Foote 10'4X34", SIC 17.5 V1 hollow and an EPS one in Hood River. Foote 9'0" x 31", L41 8'8", 18' Speedboard, etc. etc.

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Re: Modularity
« Reply #11 on: February 19, 2023, 04:13:23 AM »
Handsome in White, Bill!

I have been on another path which has become laser focused on PA-CF and Modularity.  Below are some images of earlier problems and an earlier model of my 1150 wing option (2nd wing back im my OP image) before the hub was designed.  A lot has changed since then including the print methods and the joinery.  The joints as pictured were driving me nuts.  Any distortion of a single print doubles when joining two, so it really cannot exist.  It took a lot of refinements to get rid of the bowing, which would ruin modularity.  These really need to be 100% precise if they are going to work well without bonding.  The joint close up is the wing tip joint and that one actually will be bonded but it is critical that they all be perfect so that the above pull rods will function as intended.  The bottom images were adhesion tests from when I swithched to the large nozzle.  I had already done a dozen of these for the small nozzle but they all needed to be redone for this one.  You can see that the line height and temps are wrong on both of these.  The lines need to be compressing each other and essentially becoming one solid unit, but not distorting the grid details.  The next layer needs to print before cooling occurs so that that also becomes part of one unified wall.  That margin is hair thin and it took me a lot of tests.  When it is right, orientation doesn't matter at all.  This stuff becomes crazy strong.  So freaking cool!  I think this is going to be essential for each printer, just like camera lenses, computer monitors, etc.  They are never perfect and always require individual adjustment.  Slight manufacturing variances are going to lead to unit inconsistancies.














« Last Edit: February 19, 2023, 08:57:56 AM by Admin »

PonoBill

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Re: Modularity
« Reply #12 on: February 19, 2023, 09:01:56 AM »
None of this is easy, but all of it is possible. I think PA-CF will be fine, but PC-CF will probably be quite a bit stiffer.
Foote 10'4X34", SIC 17.5 V1 hollow and an EPS one in Hood River. Foote 9'0" x 31", L41 8'8", 18' Speedboard, etc. etc.

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Re: Modularity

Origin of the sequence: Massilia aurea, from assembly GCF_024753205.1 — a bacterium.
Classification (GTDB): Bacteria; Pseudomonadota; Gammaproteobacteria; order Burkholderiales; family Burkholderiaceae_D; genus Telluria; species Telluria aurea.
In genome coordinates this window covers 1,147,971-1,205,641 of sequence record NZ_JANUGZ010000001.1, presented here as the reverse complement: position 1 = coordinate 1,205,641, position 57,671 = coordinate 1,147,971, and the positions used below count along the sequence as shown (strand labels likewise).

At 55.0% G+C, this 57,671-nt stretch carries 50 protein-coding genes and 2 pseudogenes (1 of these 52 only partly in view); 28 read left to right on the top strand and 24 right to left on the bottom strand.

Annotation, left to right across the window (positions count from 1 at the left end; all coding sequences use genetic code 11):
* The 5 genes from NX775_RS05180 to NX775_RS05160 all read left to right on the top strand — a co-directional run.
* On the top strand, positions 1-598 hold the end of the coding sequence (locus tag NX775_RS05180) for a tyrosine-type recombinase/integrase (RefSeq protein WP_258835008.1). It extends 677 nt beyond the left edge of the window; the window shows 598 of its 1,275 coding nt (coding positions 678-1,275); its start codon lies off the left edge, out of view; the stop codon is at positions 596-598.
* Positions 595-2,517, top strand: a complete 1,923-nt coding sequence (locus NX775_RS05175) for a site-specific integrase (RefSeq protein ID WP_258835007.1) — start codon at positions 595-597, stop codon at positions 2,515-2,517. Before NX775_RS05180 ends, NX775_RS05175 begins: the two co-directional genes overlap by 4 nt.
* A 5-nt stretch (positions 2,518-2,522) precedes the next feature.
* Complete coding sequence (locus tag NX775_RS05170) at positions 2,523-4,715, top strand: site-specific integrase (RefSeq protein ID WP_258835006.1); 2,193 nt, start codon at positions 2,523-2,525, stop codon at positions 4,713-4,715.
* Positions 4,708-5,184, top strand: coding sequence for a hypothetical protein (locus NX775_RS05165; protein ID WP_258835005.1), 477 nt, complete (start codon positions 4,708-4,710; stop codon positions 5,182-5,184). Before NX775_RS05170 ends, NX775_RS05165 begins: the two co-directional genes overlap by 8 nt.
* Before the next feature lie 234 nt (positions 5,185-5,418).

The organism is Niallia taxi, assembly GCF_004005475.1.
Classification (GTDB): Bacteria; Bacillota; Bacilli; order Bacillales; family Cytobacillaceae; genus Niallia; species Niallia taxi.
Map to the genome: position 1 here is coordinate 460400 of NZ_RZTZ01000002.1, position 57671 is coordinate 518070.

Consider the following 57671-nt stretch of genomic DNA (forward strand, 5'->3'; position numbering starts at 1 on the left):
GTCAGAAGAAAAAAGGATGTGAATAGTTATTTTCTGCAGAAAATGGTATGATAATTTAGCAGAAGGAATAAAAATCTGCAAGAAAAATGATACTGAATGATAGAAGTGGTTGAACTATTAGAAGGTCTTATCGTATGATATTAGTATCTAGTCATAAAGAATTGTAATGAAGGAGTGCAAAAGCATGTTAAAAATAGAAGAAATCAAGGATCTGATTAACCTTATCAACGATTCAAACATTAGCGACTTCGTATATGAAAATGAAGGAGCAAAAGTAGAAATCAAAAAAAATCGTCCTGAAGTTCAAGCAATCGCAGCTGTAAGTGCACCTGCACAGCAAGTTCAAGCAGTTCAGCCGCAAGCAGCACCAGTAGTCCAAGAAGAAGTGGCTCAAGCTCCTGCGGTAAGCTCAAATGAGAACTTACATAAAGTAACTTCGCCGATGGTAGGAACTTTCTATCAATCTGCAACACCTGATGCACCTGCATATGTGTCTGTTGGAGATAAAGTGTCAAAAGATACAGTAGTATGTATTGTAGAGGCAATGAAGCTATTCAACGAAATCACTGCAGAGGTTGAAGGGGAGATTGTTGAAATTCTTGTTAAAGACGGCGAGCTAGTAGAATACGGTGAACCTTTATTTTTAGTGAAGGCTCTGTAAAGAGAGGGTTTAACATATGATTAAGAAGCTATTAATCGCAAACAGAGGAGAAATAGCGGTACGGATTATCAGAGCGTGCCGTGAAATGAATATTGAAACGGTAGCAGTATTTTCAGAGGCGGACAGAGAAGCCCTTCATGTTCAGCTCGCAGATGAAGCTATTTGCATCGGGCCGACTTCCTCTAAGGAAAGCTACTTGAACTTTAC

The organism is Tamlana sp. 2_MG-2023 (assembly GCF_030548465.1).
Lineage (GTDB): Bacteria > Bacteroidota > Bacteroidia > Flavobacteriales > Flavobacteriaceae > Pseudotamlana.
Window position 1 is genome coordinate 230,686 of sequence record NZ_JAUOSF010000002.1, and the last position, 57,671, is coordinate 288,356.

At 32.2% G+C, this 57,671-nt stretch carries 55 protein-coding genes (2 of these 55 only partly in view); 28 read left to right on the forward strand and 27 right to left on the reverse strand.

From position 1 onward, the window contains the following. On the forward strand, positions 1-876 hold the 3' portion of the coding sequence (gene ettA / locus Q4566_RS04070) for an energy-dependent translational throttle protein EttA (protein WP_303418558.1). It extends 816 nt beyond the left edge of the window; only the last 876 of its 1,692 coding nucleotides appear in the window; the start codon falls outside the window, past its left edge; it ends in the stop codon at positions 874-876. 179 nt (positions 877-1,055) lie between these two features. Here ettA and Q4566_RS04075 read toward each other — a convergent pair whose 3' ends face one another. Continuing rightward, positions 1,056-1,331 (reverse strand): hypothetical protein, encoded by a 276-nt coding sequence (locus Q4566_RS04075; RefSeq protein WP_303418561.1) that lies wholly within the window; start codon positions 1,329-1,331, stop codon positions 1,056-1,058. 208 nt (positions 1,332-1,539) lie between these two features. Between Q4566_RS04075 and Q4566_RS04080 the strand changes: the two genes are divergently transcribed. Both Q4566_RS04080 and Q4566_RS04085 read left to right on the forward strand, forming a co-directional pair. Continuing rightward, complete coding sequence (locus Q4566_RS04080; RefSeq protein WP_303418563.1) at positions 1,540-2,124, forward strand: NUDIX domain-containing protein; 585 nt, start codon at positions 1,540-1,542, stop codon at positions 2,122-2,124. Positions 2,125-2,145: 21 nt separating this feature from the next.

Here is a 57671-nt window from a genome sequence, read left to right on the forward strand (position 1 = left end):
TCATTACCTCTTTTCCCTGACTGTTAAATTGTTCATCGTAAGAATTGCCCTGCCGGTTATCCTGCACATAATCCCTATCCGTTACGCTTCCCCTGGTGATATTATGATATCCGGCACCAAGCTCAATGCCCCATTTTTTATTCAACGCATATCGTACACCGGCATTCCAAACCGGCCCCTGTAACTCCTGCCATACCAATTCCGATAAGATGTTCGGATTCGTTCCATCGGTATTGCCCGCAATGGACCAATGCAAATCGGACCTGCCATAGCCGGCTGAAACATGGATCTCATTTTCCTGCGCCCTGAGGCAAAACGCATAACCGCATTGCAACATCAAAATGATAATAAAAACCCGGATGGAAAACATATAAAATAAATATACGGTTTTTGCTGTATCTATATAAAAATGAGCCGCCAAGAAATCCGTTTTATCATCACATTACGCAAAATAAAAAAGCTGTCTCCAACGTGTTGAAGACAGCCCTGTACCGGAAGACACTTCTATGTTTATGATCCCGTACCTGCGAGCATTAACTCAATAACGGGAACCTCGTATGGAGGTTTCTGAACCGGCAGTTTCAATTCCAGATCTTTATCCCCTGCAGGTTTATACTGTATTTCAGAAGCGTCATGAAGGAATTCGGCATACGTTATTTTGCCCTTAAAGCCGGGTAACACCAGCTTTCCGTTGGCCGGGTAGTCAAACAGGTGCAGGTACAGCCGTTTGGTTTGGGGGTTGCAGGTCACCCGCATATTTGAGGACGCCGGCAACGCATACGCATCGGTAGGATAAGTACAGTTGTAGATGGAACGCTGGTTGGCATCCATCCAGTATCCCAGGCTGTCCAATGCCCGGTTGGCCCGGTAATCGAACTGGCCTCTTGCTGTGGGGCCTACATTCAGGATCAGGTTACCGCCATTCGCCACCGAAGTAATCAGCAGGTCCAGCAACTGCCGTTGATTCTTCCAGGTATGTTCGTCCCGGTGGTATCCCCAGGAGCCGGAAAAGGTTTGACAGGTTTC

« Reply #13 on: February 19, 2023, 11:58:38 AM »
PS:

I was getting chamber temps at 43 degrees untouched with just bed prewarmed to 120.  Taping got me to 53.  Plugging the rear chute got me up to 57 and wrapping with a towel to 63.  I am going to get some insulation blocks to make a simple tape on surround and see where that gets me.  Every little bit helps.  All fans turned to off of course.  All of this also reduces the cool air being sucked in by the warmer air inside, especially during cooldown.

PonoBill

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Re: Modularity
« Reply #14 on: February 19, 2023, 12:26:09 PM »
I got about the same levels with simple insulation and air restriction. But if we go much higher without some fancy-schmancy temperature control inside the printer I'm a bit concerned about the electronics, which are behind the plastic panel in the back of the printer and in a little channel on the top left if you're facing the printer. If you take the back off you'll see what I mean. If you do that be very careful to make note of what screws go where. It's not as bad as pulling a Mac apart, but there are screws threaded for inserts and some threaded for straight insertion into plastic.

I also want to go a little higher, the more I read about material science of polymers, the more I think we need to master the cooldown rate and maintain higher chamber temps if we have any hope of printing high temp polymers with consistency and accuracy. 60C is nice, 80C is much more better-er.

Fortunately, we have 3D printers that enable us to make parts to isolate the hot area a bit more, and even cool the parts we want to live long and happy lives. I think maintaining warm and cool areas in the same box is going to take more than just passive insulation. Whatever I figure out for a solution I'll pass on to you.
Foote 10'4X34", SIC 17.5 V1 hollow and an EPS one in Hood River. Foote 9'0" x 31", L41 8'8", 18' Speedboard, etc. etc.